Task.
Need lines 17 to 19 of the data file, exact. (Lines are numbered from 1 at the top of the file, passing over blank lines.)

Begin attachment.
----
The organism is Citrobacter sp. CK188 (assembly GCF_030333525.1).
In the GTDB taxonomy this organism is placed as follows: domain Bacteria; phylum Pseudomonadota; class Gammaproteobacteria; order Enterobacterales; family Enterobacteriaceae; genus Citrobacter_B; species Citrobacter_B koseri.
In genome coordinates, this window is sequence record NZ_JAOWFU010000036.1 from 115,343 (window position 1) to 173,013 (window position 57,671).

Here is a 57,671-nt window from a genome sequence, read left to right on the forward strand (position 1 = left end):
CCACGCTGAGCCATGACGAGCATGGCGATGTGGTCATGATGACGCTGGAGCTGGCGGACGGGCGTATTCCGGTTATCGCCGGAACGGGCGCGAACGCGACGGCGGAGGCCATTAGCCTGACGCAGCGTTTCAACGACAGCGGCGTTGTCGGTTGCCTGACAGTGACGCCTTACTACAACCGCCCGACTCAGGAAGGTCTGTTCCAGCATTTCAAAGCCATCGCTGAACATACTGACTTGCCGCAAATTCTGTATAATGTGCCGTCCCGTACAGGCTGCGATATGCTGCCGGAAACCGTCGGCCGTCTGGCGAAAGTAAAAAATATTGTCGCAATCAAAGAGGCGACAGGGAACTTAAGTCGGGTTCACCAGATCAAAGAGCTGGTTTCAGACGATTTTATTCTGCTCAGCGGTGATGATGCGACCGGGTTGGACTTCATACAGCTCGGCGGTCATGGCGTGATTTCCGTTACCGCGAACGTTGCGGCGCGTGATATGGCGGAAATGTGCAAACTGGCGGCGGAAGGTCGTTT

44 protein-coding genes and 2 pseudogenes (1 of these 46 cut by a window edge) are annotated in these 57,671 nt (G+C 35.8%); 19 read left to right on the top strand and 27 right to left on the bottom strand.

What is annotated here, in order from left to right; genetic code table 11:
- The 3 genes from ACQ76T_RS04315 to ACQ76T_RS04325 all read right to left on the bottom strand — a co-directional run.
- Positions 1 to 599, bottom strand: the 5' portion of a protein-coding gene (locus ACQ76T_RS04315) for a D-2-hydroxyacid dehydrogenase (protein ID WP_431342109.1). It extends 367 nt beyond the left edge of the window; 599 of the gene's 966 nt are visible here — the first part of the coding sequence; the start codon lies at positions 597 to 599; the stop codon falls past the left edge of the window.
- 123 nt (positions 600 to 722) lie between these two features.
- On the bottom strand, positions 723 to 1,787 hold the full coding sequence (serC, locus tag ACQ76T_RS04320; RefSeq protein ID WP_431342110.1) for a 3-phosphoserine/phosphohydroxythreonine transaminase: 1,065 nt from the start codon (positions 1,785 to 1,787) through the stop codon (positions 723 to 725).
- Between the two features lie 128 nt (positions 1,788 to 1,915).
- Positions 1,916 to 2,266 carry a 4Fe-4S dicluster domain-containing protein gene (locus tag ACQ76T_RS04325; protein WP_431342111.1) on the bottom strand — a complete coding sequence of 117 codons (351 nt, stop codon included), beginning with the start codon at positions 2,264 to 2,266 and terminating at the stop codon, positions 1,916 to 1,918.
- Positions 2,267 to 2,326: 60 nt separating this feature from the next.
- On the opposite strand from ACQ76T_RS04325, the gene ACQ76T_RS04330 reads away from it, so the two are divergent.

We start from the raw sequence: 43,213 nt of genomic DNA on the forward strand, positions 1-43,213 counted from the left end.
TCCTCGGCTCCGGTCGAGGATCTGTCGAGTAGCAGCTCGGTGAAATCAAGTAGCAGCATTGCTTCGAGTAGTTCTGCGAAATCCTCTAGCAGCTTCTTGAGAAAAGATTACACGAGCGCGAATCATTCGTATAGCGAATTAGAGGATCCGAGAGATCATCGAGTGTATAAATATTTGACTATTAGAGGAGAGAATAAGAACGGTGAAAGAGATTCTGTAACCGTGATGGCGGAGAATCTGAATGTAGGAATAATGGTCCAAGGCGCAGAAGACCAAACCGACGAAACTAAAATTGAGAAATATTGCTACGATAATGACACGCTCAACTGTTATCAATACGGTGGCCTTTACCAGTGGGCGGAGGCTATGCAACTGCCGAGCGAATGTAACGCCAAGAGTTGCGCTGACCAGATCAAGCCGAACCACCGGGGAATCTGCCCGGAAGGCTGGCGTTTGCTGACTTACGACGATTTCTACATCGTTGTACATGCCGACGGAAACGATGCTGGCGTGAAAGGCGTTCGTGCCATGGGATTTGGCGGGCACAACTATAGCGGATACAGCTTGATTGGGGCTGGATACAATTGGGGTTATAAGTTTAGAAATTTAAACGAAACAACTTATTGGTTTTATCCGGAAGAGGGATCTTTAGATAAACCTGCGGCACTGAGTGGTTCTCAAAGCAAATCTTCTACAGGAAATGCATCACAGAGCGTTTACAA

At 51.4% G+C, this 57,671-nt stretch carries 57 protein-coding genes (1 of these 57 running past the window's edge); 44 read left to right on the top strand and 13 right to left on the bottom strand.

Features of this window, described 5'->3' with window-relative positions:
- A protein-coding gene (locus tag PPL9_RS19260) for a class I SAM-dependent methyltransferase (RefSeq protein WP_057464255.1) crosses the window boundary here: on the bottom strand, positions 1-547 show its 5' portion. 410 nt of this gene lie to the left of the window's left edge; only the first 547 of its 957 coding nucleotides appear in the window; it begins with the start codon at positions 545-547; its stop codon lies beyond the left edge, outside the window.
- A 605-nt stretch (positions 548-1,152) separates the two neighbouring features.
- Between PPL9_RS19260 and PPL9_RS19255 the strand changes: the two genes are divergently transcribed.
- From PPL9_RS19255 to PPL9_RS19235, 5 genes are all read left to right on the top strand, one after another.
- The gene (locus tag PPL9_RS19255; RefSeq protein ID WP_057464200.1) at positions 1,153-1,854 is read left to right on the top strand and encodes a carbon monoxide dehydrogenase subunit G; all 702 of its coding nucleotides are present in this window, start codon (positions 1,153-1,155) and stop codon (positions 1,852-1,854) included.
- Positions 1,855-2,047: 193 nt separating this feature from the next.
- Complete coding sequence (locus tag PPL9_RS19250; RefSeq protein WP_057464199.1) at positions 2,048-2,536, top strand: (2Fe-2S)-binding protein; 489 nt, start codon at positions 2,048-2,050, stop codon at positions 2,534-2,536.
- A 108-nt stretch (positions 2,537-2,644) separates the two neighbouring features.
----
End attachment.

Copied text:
TCCTCGGCTCCGGTCGAGGATCTGTCGAGTAGCAGCTCGGTGAAATCAAGTAGCAGCATTGCTTCGAGTAGTTCTGCGAAATCCTCTAGCAGCTTCTTGAGAAAAGATTACACGAGCGCGAATCATTCGTATAGCGAATTAGAGGATCCGAGAGATCATCGAGTGTATAAATATTTGACTATTAGAGGAGAGAATAAGAACGGTGAAAGAGATTCTGTAACCGTGATGGCGGAGAATCTGAATGTAGGAATAATGGTCCAAGGCGCAGAAGACCAAACCGACGAAACTAAAATTGAGAAATATTGCTACGATAATGACACGCTCAACTGTTATCAATACGGTGGCCTTTACCAGTGGGCGGAGGCTATGCAACTGCCGAGCGAATGTAACGCCAAGAGTTGCGCTGACCAGATCAAGCCGAACCACCGGGGAATCTGCCCGGAAGGCTGGCGTTTGCTGACTTACGACGATTTCTACATCGTTGTACATGCCGACGGAAACGATGCTGGCGTGAAAGGCGTTCGTGCCATGGGATTTGGCGGGCACAACTATAGCGGATACAGCTTGATTGGGGCTGGATACAATTGGGGTTATAAGTTTAGAAATTTAAACGAAACAACTTATTGGTTTTATCCGGAAGAGGGATCTTTAGATAAACCTGCGGCACTGAGTGGTTCTCAAAGCAAATCTTCTACAGGAAATGCATCACAGAGCGTTTACAA

At 51.4% G+C, this 57,671-nt stretch carries 57 protein-coding genes (1 of these 57 running past the window's edge); 44 read left to right on the top strand and 13 right to left on the bottom strand.

Features of this window, described 5'->3' with window-relative positions: